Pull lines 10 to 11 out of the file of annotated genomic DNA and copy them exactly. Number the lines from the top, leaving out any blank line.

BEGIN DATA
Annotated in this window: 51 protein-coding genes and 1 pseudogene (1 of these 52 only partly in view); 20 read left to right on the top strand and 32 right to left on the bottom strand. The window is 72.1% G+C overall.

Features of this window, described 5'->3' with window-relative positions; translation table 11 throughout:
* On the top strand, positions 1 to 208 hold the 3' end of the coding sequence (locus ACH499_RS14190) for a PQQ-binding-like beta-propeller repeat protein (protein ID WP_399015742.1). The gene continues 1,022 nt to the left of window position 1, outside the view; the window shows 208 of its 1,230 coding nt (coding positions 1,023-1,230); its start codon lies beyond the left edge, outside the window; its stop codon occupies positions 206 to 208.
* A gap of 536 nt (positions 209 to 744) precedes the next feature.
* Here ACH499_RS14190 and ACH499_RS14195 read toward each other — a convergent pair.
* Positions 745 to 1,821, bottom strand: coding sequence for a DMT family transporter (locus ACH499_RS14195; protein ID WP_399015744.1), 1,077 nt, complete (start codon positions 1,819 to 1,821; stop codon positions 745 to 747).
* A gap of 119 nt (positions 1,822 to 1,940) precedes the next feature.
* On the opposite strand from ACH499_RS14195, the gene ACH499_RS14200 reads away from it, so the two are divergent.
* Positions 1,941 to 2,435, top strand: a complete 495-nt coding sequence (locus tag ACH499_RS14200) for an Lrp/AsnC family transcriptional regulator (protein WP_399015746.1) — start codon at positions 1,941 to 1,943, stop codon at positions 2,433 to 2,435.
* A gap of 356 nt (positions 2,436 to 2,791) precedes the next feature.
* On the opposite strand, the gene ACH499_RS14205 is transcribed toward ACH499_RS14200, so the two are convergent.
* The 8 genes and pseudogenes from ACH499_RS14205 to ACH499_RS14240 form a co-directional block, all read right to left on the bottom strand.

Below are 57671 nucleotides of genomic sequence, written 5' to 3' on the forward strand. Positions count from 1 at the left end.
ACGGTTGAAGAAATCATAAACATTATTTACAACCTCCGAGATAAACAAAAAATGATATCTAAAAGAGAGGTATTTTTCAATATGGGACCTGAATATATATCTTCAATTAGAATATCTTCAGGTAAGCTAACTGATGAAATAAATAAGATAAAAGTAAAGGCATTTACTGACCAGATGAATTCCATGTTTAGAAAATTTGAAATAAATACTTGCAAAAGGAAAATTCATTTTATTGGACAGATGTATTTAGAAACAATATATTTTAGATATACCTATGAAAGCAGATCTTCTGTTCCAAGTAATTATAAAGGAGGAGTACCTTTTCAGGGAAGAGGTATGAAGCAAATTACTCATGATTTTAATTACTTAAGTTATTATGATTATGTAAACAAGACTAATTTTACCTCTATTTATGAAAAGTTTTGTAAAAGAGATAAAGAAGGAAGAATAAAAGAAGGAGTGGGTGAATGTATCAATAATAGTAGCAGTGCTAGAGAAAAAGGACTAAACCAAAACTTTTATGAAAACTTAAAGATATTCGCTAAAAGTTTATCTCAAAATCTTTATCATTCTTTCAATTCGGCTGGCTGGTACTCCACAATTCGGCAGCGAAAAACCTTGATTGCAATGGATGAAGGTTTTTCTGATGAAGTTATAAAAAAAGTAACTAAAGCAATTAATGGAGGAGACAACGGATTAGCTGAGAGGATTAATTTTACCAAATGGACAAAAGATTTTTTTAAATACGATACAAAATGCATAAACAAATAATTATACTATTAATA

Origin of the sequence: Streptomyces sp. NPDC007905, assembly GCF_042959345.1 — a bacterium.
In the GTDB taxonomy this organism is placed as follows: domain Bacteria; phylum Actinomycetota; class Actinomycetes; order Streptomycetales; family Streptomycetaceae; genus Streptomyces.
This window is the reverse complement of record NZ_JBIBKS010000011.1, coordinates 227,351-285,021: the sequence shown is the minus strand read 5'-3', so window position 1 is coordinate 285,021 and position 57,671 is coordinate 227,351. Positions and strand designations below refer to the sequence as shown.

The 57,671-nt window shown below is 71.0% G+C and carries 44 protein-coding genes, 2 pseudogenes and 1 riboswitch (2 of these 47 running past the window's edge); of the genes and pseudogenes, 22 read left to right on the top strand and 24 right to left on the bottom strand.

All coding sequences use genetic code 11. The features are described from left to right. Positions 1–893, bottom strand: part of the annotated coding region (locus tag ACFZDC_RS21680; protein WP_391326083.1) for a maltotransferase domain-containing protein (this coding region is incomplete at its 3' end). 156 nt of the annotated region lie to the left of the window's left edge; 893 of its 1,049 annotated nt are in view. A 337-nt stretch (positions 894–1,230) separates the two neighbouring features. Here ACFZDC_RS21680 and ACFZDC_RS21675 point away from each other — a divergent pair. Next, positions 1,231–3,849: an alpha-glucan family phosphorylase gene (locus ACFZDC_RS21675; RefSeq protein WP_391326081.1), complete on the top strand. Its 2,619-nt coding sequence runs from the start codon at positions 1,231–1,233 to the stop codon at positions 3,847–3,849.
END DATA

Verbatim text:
* A gap of 356 nt (positions 2,436 to 2,791) precedes the next feature.
* On the opposite strand, the gene ACH499_RS14205 is transcribed toward ACH499_RS14200, so the two are convergent.